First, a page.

I recently came across an interesting article comparing Donald Trump to a famous roman populist/demagogue who was a contemporary of Julius Caesar. The author of the piece is trying to point out that unconventional and populist political figures such as Trump can be found throughout recorded history.
The man who ultimately brought down the system was a wealthy and ambitious nobleman named Publius Clodius Pulcher, a populist demagogue who refused to play by the rules. Clodius had always been eccentric and unpredictable in ways that both shocked and amused the Roman populace. As a young man, he had incited a mutiny among his brother-in-law’s troops. Then, when pirates captured him, he took deep offense at the small ransom they accepted for his release. Nothing was sacred to Clodius. The more audacious his behavior, the more the public loved him for it. In Rome, for example, Clodius, a noted ladies’ man, committed sacrilege by dressing up as a woman and infiltrating the female-only religious festival of the goddess Bona Dea, with the aim of seducing Pompeia, Julius Caesar’s wife. The scandal led Caesar to divorce Pompeia, and gave rise to the famous quip that Caesar’s wife needed to be beyond suspicion.
After the elite rebuffed him, Clodius began breaking every rule in his quest for power. He gave up his standing as a nobleman and officially joined the plebs, positioning himself as the leader of the angry Roman working classes. Using his natural charm, fiery rhetoric, and keen sense of how to play establishment politicians against each other, he rammed through legislation establishing the first regular handout of free grain in Western history. This provided him with a huge following among the common people, especially those who had lost their jobs in recent economic upheavals. He became the king of the Roman streets and unleashed a populist uprising unlike anything the Republic had ever seen. Rome’s ruling classes had no idea how to control Clodius, whom they continued to despise. If the Republic were going to be destroyed, the famous orator and establishment politician Cicero lamented, at least let it fall by the hand of a real man.
My take on it however a bit different and darker. I see Clodius Pulcher as the almost inevitable consequence of a fundamentally unstable socio-economic system. It is reasonably well-known that the transition of Rome from a medium-sized republic to a full-fledged and multi-ethnic empire (200 BC- 50 BC) was frequently less than positive for most roman citizens. Multiple empire building wars, conquest of new lands and importing slaves was however extremely profitable to the oligarchs (and wannabe oligarchs) who pretended to run Rome as a republic. It is therefore no surprise that levels of internal unrest in Rome rose alongside the expansion of its empire. The continuous infighting and scheming among various shifting factions of the oligarchs also made Rome far less governable than when it was a regional south Italian republic. All of these changes and related neglect of the needs of average romans resulted in high levels of discontent among the population.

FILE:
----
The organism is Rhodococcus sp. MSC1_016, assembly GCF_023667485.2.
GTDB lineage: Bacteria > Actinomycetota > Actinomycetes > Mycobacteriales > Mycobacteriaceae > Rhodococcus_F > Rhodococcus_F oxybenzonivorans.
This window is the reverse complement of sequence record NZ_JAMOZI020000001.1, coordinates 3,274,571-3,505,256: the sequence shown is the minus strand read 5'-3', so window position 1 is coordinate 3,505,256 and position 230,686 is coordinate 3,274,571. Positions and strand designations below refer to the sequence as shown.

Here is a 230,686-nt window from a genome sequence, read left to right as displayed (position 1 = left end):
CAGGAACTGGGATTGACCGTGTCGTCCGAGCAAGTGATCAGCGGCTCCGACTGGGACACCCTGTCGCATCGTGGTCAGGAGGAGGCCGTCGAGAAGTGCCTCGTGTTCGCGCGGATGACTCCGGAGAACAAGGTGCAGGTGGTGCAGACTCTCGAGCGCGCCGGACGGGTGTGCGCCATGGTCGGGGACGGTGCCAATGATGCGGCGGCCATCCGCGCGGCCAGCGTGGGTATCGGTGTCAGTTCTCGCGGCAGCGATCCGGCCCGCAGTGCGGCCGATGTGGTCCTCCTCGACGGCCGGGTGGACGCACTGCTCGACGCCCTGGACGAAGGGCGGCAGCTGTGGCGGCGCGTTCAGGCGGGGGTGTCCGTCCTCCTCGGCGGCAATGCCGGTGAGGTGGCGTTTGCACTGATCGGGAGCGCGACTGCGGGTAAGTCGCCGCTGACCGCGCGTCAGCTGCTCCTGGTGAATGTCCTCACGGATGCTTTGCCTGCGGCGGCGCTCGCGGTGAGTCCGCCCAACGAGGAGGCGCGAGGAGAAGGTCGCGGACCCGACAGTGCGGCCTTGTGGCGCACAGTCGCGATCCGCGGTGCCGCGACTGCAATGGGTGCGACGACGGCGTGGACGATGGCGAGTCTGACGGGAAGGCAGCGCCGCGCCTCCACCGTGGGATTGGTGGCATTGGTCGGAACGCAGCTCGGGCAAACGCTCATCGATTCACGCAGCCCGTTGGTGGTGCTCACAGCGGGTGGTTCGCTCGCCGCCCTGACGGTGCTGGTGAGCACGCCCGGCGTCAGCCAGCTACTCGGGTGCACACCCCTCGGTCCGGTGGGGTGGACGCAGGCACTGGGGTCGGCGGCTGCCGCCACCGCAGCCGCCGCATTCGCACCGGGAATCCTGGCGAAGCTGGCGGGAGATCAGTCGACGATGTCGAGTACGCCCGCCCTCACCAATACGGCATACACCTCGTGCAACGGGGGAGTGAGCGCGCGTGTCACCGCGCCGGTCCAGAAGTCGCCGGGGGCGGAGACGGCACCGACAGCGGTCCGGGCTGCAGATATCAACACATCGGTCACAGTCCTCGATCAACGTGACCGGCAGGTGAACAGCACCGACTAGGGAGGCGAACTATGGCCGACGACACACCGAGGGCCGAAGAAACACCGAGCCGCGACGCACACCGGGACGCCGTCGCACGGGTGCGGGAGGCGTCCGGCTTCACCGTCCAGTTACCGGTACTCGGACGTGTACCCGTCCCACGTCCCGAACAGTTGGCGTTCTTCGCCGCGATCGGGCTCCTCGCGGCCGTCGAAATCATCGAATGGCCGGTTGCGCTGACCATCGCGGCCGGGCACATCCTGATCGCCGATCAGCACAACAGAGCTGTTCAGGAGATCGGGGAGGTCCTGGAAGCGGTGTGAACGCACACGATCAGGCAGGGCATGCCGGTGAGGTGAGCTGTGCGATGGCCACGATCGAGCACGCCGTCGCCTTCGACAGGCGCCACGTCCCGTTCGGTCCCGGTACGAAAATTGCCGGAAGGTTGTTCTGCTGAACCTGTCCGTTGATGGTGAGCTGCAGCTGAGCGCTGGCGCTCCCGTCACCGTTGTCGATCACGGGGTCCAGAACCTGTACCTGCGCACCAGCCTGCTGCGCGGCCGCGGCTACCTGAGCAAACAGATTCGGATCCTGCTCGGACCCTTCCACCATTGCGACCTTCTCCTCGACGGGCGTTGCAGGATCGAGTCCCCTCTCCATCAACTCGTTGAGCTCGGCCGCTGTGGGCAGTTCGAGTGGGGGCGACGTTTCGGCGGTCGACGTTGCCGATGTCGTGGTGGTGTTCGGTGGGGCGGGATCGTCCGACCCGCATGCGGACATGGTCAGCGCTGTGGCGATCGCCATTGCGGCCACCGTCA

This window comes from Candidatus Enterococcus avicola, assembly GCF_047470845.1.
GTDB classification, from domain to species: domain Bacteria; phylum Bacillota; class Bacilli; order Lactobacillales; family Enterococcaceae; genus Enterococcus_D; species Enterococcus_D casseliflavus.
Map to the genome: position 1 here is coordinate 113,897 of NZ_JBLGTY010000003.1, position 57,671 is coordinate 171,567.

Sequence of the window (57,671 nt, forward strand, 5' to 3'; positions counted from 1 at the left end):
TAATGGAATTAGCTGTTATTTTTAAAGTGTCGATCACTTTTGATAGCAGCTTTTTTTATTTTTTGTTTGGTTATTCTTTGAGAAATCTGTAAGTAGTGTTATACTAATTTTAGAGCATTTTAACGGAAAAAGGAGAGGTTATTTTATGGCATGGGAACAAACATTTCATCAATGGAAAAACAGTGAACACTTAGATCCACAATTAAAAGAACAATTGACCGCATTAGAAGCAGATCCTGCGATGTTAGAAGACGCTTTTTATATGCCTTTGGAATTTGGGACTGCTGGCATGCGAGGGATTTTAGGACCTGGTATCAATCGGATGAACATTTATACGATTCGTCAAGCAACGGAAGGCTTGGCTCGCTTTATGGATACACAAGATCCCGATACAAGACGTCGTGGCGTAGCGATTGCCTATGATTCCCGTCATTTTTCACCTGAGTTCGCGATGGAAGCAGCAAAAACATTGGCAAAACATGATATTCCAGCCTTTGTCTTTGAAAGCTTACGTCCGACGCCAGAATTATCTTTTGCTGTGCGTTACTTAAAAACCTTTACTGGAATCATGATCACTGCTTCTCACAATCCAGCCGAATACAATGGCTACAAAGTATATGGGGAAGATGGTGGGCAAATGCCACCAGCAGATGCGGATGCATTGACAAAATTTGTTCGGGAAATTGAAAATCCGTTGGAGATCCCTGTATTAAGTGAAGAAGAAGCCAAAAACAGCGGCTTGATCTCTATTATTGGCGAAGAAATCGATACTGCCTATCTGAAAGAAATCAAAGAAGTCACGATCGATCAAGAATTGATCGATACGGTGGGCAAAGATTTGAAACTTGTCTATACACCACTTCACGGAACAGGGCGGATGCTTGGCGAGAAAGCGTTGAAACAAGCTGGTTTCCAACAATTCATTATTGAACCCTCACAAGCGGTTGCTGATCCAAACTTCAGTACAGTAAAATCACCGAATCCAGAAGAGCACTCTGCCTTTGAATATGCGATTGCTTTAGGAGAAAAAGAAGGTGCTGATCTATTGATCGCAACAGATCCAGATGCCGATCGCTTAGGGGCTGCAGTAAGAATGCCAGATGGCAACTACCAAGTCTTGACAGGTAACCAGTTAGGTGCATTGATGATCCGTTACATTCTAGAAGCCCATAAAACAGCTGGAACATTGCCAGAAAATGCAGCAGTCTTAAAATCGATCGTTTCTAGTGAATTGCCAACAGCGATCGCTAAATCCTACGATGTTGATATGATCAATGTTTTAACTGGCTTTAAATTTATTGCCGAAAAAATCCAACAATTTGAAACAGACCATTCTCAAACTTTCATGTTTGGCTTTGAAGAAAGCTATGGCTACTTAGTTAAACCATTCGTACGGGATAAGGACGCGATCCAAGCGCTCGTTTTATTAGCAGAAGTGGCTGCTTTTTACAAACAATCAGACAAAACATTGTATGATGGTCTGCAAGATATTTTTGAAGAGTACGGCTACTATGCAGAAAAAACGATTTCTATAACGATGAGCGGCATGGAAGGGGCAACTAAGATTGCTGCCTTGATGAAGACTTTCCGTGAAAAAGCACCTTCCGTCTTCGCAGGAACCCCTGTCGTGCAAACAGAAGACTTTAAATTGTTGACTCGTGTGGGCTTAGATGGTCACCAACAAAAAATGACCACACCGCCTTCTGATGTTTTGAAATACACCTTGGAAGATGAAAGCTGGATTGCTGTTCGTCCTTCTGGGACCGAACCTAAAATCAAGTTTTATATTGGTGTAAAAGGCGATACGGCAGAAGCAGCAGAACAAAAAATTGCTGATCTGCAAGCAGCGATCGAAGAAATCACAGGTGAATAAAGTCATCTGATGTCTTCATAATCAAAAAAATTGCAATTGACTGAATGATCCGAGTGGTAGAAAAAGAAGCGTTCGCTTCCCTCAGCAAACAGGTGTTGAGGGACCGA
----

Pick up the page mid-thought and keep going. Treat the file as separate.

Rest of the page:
Clodius Pulcher was certainly not the first to exploit generalized public discontent of romans with their supposedly “elected” leaders. Nor was he the first to use wars and other crises to bypass republican limits on individual power. He just happened to be an especially skilled demagogue and politician. Pulcher’s biggest and especially relevant innovation was his grasp of the of popularity of social welfare programs in combination with organised strong-arm tactics which were previously the domain of oligarchs. He understood that most average romans were just not buying into all the ideological bullshit that most other oligarchs of his time assumed. Clodius Pulcher also, correctly, figured out that manipulating and humiliating other elitist oligarchs greatly increased his popularity- in addition to discrediting his opponents. It also helped that he was in the right position at the right time. History may not repeat itself perfectly, but it often rhymes.
What do you think?
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Doggystyled Amateurs: Apr 10, 2016 – Amateur cuties getting doggystyled.
Amateur Indoor Nubiles: Apr 10, 2016 – Amateur nubiles lounging indoors.